for National Geographic News
For centuries insincere humans have been said to cry crocodile tears—a nod to the famous tale that crocs weep with false remorse while devouring their prey.
Now research has shown that some reptiles really do shed tears during a meal, but most likely for biological rather than emotional reasons.
"Generally crocodile tears are pretty similar to human tears," said study co-author Kent Vliet of the University of Florida.
"You see moisture in their eyes or collecting in the corners of the eyes. At times it will drip out of the corner and run down their face just like you'd expect a tear to run down a child's face."
Of course, there is no "eater's remorse" involved when a croc turns on the water works.
"Crocodiles appear to produce tears all the time," said croc expert Adam Britton, founder of the informational Web site Crocodilian.com.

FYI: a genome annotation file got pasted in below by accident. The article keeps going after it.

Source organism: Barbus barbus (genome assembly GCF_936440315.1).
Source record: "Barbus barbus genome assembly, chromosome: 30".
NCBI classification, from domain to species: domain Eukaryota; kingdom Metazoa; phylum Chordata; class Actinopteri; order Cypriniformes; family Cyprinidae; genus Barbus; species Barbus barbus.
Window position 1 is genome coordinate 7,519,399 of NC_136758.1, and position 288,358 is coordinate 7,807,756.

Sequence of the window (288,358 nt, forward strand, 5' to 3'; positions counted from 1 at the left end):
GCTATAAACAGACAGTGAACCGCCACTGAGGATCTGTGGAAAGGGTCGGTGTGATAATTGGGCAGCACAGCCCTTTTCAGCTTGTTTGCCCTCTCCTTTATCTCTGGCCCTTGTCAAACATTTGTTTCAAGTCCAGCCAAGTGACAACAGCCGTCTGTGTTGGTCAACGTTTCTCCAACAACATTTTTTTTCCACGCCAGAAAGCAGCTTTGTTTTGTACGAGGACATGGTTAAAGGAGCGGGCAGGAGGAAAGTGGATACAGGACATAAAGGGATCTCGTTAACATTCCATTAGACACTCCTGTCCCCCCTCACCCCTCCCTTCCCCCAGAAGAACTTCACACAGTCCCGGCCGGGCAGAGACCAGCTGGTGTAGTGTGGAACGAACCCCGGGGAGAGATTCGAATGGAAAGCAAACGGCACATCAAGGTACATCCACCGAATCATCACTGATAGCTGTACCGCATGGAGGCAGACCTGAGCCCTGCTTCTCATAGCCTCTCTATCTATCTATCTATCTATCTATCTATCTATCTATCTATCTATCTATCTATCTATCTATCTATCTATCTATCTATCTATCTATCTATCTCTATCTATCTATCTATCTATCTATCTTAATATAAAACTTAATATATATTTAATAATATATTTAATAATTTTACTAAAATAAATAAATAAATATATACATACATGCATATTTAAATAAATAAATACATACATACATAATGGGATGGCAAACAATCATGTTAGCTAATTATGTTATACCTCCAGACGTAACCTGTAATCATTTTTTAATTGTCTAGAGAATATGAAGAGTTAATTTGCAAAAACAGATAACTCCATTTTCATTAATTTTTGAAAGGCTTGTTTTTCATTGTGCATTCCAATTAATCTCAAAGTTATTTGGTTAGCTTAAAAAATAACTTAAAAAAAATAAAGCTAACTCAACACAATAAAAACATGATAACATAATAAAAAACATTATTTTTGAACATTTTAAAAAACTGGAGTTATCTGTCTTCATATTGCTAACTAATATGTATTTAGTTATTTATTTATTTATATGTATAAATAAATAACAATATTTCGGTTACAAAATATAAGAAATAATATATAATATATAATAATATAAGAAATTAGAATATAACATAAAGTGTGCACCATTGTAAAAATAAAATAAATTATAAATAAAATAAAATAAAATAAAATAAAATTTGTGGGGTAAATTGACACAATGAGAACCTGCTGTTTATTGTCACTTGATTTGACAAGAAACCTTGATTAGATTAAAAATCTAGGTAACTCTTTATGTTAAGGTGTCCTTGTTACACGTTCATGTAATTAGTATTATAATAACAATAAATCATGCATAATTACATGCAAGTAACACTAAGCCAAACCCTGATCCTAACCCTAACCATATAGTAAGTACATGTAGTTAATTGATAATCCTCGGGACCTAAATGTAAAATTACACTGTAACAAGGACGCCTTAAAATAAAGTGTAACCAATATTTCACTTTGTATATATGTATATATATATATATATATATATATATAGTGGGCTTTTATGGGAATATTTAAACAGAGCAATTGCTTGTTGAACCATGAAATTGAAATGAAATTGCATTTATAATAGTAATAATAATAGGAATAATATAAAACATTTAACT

"Their function is—like our own tears—to lubricate the eye. This may be even more relevant for crocodiles because they have a third eyelid," also known as a nictitating membrane.
Britton was unaffiliated with Vliet's research, which was published in the latest edition of the journal BioScience.
Crocodile tears have been difficult to observe because the animals spend so much time in the water and are too aggressive to be trained to eat on land.
(Related news: "Croc Attack Sheds Light on 'Disastrous' Conditions at Taiwan Zoo" [May 18, 2007].)
The University of Florida's Vliet revealed the behavior with controlled feedings of captive alligators and caimans—two animals closely related to crocs—that had become conditioned to eating on dry land.
SOURCES AND RELATED WEB SITES